Nancy A. Melville

December 09, 2013

SCOTTSDALE, Arizona — Catechol-O-methyltransferase (COMT) inhibitors provide an anticraving effect that can improve adherence to buprenorphine maintenance treatment for opioid addiction among patients who have otherwise failed the treatment regimen, new research shows.

"In this population, we demonstrated through use of COMT inhibitor a significant treatment adherence and/or survival of 70% of subjects," said first author Rahim Shafa, MD, of the MetroWest CNS Research Center, in Milford, Massachusetts.

"In addition, these individuals were all treatment- and sobriety-compliant, not only according to their report of medication compliance or pill count but also with consistently negative urine toxic screenings," Dr. Shafa told Medscape Medical News.

The findings were presented here at the American Academy of Addiction Psychiatry (AAAP) 24th Annual Meeting & Symposium.

Painful Withdrawal Symptoms

Opiate antagonists, particularly buprenorphine, in opioid maintenance treatment are associated with significantly painful withdrawal symptoms.

Previous research has shown that COMT inhibitors can help in the successful detoxification of buprenorphine, methadone, and other opiates, owing to their ability to help balance dopamine, which is central to the reward/dependence pathway that leads to intense craving.

The new study looked at a larger population of 253 opiate-dependent patients who had failed to comply with initial buprenorphine maintenance treatment and followed them for a longer duration of 30 months.

The patients received the COMT inhibitor entacapone (200 - 1000 mg/day) in addition to their buprenorphine treatment; their treatment adherence and efficacy were followed for the 30 months through bimonthly follow-up visits, urine screening, and interviews.

Among the 253 patients, 67 (26.5%) failed to remain abstinent for 6 months or dropped out of the study for nonadherence.

But 186 patients (73.5%) did remain abstinent for longer than 6 months: 84 (32.2%) remained abstinent for 6 to 12 months; 61 (24.1%) for 12 to 24 months; and 41 (16.2%) for 24 to 30 months (P < .01).

Forty-one of the patients (16.2%) were able to achieve abstinence with long-acting naltrexone.

First Study of Its Kind

Patients reported minimal side effects, with sleepiness, headaches, and dizziness among the most frequently reported reasons for discontinuation.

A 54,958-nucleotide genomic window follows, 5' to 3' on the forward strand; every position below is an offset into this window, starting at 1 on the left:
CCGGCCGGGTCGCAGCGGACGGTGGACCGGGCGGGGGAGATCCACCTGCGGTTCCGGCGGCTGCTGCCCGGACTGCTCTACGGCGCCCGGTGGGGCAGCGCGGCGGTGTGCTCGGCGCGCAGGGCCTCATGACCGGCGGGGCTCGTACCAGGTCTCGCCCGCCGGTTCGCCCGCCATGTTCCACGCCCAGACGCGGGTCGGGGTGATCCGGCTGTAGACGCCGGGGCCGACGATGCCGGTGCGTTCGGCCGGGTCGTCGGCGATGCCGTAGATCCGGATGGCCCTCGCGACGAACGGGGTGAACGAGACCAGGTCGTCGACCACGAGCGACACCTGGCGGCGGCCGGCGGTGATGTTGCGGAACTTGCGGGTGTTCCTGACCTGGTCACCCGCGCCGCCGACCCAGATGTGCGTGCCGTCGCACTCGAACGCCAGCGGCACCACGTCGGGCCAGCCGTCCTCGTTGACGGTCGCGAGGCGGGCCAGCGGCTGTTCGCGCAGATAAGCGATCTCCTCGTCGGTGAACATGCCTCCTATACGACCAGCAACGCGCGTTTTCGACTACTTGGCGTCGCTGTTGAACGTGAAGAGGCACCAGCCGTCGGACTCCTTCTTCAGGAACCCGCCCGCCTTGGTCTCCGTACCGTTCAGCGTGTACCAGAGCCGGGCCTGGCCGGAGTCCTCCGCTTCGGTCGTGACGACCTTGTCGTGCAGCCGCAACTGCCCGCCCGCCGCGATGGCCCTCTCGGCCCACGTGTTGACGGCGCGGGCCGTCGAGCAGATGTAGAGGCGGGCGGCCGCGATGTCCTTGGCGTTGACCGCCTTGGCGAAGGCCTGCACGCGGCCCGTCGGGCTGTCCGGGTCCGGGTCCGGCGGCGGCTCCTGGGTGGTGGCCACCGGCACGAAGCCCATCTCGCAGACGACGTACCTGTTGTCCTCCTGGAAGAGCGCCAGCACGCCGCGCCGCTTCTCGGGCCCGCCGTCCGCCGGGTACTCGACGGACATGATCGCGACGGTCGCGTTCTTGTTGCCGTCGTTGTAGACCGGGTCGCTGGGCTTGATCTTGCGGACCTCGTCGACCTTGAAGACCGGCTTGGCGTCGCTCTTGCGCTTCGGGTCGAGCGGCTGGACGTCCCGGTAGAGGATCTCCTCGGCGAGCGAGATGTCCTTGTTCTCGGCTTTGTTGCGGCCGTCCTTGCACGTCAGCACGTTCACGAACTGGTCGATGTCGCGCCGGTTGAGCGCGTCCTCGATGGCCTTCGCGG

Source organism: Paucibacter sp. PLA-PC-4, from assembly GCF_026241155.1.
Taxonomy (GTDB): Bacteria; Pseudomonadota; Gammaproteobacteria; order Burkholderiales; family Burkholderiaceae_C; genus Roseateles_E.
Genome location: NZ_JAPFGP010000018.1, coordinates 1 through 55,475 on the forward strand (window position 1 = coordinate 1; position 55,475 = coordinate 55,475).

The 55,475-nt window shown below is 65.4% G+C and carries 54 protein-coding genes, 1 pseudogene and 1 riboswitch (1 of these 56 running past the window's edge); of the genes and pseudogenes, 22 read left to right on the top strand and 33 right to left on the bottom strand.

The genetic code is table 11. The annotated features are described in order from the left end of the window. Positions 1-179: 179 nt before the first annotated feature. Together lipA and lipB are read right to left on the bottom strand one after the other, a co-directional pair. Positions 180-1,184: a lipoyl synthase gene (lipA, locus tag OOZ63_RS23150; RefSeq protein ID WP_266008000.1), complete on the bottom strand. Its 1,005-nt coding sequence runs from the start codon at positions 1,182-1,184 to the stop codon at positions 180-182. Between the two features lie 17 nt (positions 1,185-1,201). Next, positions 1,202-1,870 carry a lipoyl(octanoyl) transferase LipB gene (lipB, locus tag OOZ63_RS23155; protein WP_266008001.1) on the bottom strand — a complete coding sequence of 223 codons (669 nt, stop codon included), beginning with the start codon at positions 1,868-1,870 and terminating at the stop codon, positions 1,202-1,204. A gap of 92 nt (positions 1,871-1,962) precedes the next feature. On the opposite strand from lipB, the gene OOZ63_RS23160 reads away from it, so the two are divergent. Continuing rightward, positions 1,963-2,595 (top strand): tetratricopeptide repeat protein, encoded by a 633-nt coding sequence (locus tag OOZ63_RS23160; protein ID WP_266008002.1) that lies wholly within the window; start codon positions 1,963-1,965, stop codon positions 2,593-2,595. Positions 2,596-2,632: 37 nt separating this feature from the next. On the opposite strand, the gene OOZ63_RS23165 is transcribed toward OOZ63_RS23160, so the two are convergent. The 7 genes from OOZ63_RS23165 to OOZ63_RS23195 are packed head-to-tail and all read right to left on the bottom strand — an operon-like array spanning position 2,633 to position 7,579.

"This is the first study of its kind, demonstrating COMT-Inhibitors' anti-craving effects, through dopamine-reward pathway modulation, can be utilized in opiates maintenance treatment without inducing withdrawal symptoms," the authors write.

Dr. Shafa underscored the importance of any improvement in the adherence rates among the population of patients who repeatedly fail opiate addiction treatment.

"It is a well-known phenomenon that these patients represent the majority of the population who end up doing medication (buprenorphine) diversion and/or most tragically end up dead of accidental opiate overdoses," he said.

Dr. Shafa further noted that efficacy of COMT-inhibitor treatment was set at 6 months because of the known diminishment of the anticraving effect provided by buprenorphine or methadone that typically occurs after the first 3 months of treatment.

"By the end of 1 year, the opiate anticraving effect of either methadone or buprenorphine is equal to placebo," he said.

"So we chose the 6-months landmark as the bar for treatment and clinical efficacy to demonstrate the clear quality of the opiate anticraving effect of COMT inhibitor and to be sure that the results were free from any statistical noise of pseudo success that might have resulted from the mere compliance with buprenorphine."

Helpful Tool

The study is important in evaluating a potential means to help improve adherence to maintenance treatment of opioid addiction, said Olivera Bogunovic, MD, a psychiatrist in charge of the residential and partial program and associate program director of Partners Addiction Psychiatry Fellowship, in Belmont, Massachusetts.

"Even with buprenorphine maintenance therapy, abstinence remains a challenge for some patients because of the presences of cravings," Dr. Bogunovic told Medscape Medical News.

"Any medication or individual therapy that can reduce the cravings would be a very important and helpful tool."

The authors and Dr. Bogunovic report no relevant financial relationships.

American Academy of Addiction Psychiatry (AAAP) 24th Annual Meeting & Symposium: Abstract 44, presented December 7, 2013.

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